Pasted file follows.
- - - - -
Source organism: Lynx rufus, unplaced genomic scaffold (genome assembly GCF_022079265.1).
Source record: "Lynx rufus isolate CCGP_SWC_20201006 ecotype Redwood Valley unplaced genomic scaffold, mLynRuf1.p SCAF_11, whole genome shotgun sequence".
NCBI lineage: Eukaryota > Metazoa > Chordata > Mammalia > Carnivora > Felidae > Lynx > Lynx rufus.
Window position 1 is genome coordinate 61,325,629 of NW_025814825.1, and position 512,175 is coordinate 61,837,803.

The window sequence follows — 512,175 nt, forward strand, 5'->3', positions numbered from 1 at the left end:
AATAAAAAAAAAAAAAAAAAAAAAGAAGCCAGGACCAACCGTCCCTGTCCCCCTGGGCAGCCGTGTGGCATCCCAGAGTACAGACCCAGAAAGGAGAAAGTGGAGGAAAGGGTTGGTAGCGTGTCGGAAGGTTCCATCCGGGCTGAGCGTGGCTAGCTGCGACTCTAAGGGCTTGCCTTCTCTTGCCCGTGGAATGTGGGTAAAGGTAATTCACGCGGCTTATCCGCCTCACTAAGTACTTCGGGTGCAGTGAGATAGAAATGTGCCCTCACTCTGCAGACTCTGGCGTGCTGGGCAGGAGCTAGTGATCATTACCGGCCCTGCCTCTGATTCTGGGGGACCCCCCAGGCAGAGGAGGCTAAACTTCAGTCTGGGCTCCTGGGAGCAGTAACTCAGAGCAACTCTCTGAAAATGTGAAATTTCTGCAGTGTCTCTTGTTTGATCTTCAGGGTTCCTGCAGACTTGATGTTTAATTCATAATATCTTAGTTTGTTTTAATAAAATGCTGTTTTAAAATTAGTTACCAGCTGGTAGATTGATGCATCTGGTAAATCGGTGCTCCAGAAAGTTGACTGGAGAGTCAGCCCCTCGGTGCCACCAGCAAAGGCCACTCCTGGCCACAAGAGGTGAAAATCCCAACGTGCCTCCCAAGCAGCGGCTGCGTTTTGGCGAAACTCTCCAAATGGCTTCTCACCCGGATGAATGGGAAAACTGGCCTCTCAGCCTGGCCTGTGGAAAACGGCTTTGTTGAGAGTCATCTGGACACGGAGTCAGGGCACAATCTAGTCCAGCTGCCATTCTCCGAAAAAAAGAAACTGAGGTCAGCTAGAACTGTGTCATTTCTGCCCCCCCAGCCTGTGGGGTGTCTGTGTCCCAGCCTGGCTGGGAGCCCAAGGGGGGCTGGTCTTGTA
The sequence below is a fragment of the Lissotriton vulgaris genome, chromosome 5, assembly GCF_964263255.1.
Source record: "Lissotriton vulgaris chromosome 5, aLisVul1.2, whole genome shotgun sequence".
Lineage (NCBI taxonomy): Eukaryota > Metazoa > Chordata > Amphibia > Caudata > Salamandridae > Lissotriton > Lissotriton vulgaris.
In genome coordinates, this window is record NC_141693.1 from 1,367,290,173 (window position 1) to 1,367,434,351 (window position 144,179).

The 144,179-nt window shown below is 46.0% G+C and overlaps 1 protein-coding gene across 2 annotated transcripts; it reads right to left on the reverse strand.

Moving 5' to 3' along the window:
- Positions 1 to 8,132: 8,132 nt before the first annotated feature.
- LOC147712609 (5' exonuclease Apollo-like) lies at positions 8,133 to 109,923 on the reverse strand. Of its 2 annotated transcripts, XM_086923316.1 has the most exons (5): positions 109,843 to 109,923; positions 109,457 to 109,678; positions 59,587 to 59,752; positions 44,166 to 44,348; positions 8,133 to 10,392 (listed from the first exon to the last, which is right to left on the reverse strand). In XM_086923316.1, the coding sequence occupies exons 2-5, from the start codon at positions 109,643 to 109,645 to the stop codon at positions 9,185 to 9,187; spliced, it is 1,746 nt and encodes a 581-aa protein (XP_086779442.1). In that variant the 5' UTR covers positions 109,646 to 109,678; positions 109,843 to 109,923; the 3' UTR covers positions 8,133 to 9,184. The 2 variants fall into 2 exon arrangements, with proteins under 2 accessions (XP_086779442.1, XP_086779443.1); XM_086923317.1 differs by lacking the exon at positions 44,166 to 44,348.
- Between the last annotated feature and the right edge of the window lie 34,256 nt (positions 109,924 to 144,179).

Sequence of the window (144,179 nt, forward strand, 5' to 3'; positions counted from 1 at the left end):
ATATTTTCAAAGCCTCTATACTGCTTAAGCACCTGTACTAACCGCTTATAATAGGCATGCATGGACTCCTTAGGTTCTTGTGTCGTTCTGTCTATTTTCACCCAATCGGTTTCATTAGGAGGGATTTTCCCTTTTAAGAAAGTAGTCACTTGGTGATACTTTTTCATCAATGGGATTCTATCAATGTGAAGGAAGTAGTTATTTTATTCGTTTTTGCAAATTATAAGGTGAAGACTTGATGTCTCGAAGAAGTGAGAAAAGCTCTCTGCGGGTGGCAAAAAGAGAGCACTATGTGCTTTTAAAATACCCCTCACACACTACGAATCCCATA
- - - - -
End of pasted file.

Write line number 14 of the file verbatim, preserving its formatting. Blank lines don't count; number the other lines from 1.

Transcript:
- LOC147712609 (5' exonuclease Apollo-like) lies at positions 8,133 to 109,923 on the reverse strand. Of its 2 annotated transcripts, XM_086923316.1 has the most exons (5): positions 109,843 to 109,923; positions 109,457 to 109,678; positions 59,587 to 59,752; positions 44,166 to 44,348; positions 8,133 to 10,392 (listed from the first exon to the last, which is right to left on the reverse strand). In XM_086923316.1, the coding sequence occupies exons 2-5, from the start codon at positions 109,643 to 109,645 to the stop codon at positions 9,185 to 9,187; spliced, it is 1,746 nt and encodes a 581-aa protein (XP_086779442.1). In that variant the 5' UTR covers positions 109,646 to 109,678; positions 109,843 to 109,923; the 3' UTR covers positions 8,133 to 9,184. The 2 variants fall into 2 exon arrangements, with proteins under 2 accessions (XP_086779442.1, XP_086779443.1); XM_086923317.1 differs by lacking the exon at positions 44,166 to 44,348.